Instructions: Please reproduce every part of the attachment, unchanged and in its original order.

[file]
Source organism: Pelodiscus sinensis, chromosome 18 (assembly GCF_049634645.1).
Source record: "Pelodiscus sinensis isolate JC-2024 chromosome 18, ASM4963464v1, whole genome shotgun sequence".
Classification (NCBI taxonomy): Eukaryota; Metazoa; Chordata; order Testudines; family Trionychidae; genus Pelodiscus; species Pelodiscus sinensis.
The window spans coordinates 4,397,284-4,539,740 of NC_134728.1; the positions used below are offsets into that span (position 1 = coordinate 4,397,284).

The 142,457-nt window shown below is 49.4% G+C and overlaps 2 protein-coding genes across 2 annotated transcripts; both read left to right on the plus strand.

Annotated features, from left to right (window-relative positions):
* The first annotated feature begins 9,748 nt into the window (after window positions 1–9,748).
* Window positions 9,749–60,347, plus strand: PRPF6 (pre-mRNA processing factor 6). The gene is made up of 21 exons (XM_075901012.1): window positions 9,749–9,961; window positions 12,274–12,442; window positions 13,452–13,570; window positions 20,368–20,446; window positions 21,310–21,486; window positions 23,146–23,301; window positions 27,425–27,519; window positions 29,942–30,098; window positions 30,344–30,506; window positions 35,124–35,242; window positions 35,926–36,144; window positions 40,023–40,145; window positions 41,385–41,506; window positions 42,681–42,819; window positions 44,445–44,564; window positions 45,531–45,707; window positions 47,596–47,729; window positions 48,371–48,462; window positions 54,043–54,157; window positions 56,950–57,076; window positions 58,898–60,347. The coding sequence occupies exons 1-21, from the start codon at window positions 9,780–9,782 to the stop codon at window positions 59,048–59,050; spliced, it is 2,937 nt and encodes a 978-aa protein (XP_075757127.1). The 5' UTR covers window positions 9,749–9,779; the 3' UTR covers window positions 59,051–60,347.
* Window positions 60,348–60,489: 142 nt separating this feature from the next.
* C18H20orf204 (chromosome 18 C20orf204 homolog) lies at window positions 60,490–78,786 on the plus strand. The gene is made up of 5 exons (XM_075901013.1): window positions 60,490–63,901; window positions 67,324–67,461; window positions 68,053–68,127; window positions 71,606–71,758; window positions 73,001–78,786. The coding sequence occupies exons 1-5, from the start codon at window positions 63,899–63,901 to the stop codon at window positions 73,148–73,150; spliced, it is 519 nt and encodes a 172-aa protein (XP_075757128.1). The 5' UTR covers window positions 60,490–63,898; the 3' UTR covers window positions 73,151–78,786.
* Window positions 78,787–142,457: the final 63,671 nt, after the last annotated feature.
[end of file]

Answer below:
Source organism: Pelodiscus sinensis, chromosome 18 (assembly GCF_049634645.1).
Source record: "Pelodiscus sinensis isolate JC-2024 chromosome 18, ASM4963464v1, whole genome shotgun sequence".
Classification (NCBI taxonomy): Eukaryota; Metazoa; Chordata; order Testudines; family Trionychidae; genus Pelodiscus; species Pelodiscus sinensis.
The window spans coordinates 4,397,284-4,539,740 of NC_134728.1; the positions used below are offsets into that span (position 1 = coordinate 4,397,284).

The 142,457-nt window shown below is 49.4% G+C and overlaps 2 protein-coding genes across 2 annotated transcripts; both read left to right on the plus strand.

Annotated features, from left to right (window-relative positions):
* The first annotated feature begins 9,748 nt into the window (after window positions 1–9,748).
* Window positions 9,749–60,347, plus strand: PRPF6 (pre-mRNA processing factor 6). The gene is made up of 21 exons (XM_075901012.1): window positions 9,749–9,961; window positions 12,274–12,442; window positions 13,452–13,570; window positions 20,368–20,446; window positions 21,310–21,486; window positions 23,146–23,301; window positions 27,425–27,519; window positions 29,942–30,098; window positions 30,344–30,506; window positions 35,124–35,242; window positions 35,926–36,144; window positions 40,023–40,145; window positions 41,385–41,506; window positions 42,681–42,819; window positions 44,445–44,564; window positions 45,531–45,707; window positions 47,596–47,729; window positions 48,371–48,462; window positions 54,043–54,157; window positions 56,950–57,076; window positions 58,898–60,347. The coding sequence occupies exons 1-21, from the start codon at window positions 9,780–9,782 to the stop codon at window positions 59,048–59,050; spliced, it is 2,937 nt and encodes a 978-aa protein (XP_075757127.1). The 5' UTR covers window positions 9,749–9,779; the 3' UTR covers window positions 59,051–60,347.
* Window positions 60,348–60,489: 142 nt separating this feature from the next.
* C18H20orf204 (chromosome 18 C20orf204 homolog) lies at window positions 60,490–78,786 on the plus strand. The gene is made up of 5 exons (XM_075901013.1): window positions 60,490–63,901; window positions 67,324–67,461; window positions 68,053–68,127; window positions 71,606–71,758; window positions 73,001–78,786. The coding sequence occupies exons 1-5, from the start codon at window positions 63,899–63,901 to the stop codon at window positions 73,148–73,150; spliced, it is 519 nt and encodes a 172-aa protein (XP_075757128.1). The 5' UTR covers window positions 60,490–63,898; the 3' UTR covers window positions 73,151–78,786.
* Window positions 78,787–142,457: the final 63,671 nt, after the last annotated feature.